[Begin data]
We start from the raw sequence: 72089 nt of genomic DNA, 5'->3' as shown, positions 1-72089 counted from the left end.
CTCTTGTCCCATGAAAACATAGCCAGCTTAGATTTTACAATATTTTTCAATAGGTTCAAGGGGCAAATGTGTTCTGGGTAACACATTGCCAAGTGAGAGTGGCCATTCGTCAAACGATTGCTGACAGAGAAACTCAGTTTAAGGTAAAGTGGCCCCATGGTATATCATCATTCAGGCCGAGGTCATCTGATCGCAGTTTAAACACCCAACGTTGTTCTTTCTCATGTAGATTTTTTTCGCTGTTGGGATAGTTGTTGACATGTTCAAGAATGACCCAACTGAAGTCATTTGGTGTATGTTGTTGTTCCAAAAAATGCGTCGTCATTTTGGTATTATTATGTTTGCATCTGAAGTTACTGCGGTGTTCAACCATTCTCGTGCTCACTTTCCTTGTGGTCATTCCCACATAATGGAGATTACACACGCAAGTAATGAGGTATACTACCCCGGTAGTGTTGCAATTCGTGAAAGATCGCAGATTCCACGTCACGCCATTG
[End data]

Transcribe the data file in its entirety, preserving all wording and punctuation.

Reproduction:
We start from the raw sequence: 72089 nt of genomic DNA, 5'->3' as shown, positions 1-72089 counted from the left end.
CTCTTGTCCCATGAAAACATAGCCAGCTTAGATTTTACAATATTTTTCAATAGGTTCAAGGGGCAAATGTGTTCTGGGTAACACATTGCCAAGTGAGAGTGGCCATTCGTCAAACGATTGCTGACAGAGAAACTCAGTTTAAGGTAAAGTGGCCCCATGGTATATCATCATTCAGGCCGAGGTCATCTGATCGCAGTTTAAACACCCAACGTTGTTCTTTCTCATGTAGATTTTTTTCGCTGTTGGGATAGTTGTTGACATGTTCAAGAATGACCCAACTGAAGTCATTTGGTGTATGTTGTTGTTCCAAAAAATGCGTCGTCATTTTGGTATTATTATGTTTGCATCTGAAGTTACTGCGGTGTTCAACCATTCTCGTGCTCACTTTCCTTGTGGTCATTCCCACATAATGGAGATTACACACGCAAGTAATGAGGTATACTACCCCGGTAGTGTTGCAATTCGTGAAAGATCGCAGATTCCACGTCACGCCATTG